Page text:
My 5-Step Process for Making Creative Photographs

Disappearing into the libraryPeople often ask me where my ideas for creative Instagram pictures come from – a question that I haven’t been able to answer fully.  I’ve always had an interest in the world of imagination – mainly through stories and art.  I drew a lot as a child and have written a number of unpublished children’s novels so making stuff up comes quite naturally now (I’m still a terrible liar though). But if you ask me to put my finger on where that spark catches, who knows? Much of it is subconscious – a sheet slowly unfolding until I see the final picture, but I do follow a rough process. I’ve shared the steps I generally take here:

Choosing My Own Path

My number one driver. My best ideas have mostly come when I’ve followed my instincts even if others have said that my designs probably won’t work.  At the inspiration stage, I stand completely back from all platform considerations such as feed and audience and think about what I’d really like to make. I have zero strategy when it comes to my photography because I want the experience to be playful rather than a means by which to gain followers and influence.

Let the Sparks Fly

Broccoli Hair

What do I love? What stirs me up – for good or for bad? How do I feel? I let these influences shape my creativity.  Often I can’t quite see the connections that have inspired my pictures until afterwards. For instance my broccoli hair photo not only came from finding out that my hairdresser had left the salon and The Hobbit book cover, but also from a growing interest in veganism and a liking for autumnal greens.  I also have a thing for colourful stripes and play that out in re-occurring rainbow motifs and bookshelf shots.

Gentle prompts are great too. Instagram’s Weekend Hashtag Challenge (#WHP) is one of my favourites as it makes me see the world in a different way.

Drafting It Out

Rough FacepaintingOnce I’ve hit on an idea, I’ll try to manifest it.  Often my first attempts don’t work out and that’s fine. I’ll either let them brew for a while longer or if I’m fairly close, I’ll try out a few more versions.  At this stage, I work fast because of time constraints.  If it’s not working then I’ll park it and trust that a solution will come later.  Here’s my rough attempt of my face painting photo – wrong in so many ways but enough to tell me that the crazy thought had wings.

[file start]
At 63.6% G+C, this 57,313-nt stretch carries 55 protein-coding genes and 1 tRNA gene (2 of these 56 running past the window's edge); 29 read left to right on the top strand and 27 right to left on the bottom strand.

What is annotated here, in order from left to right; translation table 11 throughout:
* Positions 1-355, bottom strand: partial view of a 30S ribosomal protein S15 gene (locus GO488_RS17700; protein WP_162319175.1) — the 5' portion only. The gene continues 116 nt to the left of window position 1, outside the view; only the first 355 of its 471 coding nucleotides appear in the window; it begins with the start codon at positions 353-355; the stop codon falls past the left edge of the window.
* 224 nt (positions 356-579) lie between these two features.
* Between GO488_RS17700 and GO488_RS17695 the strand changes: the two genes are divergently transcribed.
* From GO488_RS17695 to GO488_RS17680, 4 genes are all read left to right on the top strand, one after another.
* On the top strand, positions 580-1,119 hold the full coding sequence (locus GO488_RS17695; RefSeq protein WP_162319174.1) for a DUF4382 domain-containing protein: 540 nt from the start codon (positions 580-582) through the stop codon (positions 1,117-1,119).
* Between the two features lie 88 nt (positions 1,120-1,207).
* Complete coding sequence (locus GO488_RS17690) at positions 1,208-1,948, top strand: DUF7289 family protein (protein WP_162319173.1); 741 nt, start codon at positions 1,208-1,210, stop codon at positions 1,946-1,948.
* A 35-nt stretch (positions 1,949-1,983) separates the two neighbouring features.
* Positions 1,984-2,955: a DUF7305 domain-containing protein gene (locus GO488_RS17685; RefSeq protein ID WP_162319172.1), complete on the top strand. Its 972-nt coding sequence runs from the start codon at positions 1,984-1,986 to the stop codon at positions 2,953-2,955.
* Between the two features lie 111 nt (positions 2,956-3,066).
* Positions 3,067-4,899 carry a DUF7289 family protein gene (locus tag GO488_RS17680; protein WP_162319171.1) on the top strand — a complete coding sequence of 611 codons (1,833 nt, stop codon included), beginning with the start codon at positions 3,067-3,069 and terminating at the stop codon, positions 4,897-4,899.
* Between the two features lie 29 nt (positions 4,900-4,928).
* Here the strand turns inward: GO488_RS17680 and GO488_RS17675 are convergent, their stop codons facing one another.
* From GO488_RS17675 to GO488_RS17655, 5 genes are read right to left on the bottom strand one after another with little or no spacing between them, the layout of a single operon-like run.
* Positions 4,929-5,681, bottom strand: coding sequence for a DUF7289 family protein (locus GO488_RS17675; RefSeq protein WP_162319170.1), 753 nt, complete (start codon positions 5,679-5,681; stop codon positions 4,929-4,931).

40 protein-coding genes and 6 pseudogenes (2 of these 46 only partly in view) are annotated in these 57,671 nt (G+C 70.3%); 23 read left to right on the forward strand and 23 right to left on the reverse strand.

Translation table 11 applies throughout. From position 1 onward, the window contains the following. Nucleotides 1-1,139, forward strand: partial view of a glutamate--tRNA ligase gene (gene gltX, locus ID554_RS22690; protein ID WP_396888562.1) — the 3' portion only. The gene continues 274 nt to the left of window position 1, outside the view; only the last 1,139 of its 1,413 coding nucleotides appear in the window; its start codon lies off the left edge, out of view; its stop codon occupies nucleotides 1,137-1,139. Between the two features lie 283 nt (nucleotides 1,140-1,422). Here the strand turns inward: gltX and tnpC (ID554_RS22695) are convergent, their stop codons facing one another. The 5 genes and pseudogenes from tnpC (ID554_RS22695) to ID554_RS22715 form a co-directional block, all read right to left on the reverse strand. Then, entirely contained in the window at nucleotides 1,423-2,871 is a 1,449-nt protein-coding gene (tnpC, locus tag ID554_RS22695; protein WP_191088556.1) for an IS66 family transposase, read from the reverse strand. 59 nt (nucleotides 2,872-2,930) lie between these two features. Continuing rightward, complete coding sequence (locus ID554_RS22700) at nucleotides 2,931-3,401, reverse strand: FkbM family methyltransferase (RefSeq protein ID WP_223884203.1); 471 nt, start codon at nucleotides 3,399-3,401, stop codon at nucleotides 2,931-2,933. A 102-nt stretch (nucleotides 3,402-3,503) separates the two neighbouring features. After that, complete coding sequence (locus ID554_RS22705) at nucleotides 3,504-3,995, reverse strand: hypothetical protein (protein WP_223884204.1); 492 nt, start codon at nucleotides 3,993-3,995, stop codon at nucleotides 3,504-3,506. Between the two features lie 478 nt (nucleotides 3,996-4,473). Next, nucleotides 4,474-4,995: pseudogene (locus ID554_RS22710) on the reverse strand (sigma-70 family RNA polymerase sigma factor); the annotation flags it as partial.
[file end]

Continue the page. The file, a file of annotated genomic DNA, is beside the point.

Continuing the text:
Sometimes I get frustrated if stuff isn’t coming together but I’ve learnt to let this go pretty quickly by reminding myself that it’s just an art project. If something wants to get made, it will happen eventually.

Focusing On The Details

I begin to refine once I have a workable canvas. I don’t post that often because I like my images to be as well-made as possible and also because I don’t want to overload my family.  As an amateur with basic equipment (a Google Pixel 2 phone and VSCO editing software), I have to work hard to get the fundamental structure right. That usually means harnessing the most effective light, lining up angles properly and placing models/props in the best positions.

I add details to enhance the layers in this last phase too. The R on the teacup was a last-minute decision to make the surface more interesting.

A teacup pouring rainbow booksEditing

The edits sprinkle the final bit of magic on the photo. I’m a colour fiend so I generally turn up the brightness, contrast and add a dab of saturation. I use VSCO most of the time and am relying less and less on presets. Occasionally I use Photoshop to make something but find I’m veering towards using perspective and props to achieve unusual effects.

Overall it takes me from around an hour to five hours to complete a photograph depending on the level of complexity and I fit this around my working day.  Content creation has become my main hobby – something I never planned to do – but I see it as an alternative to drawing or painting and if it makes others happy too then that’s a real bonus.

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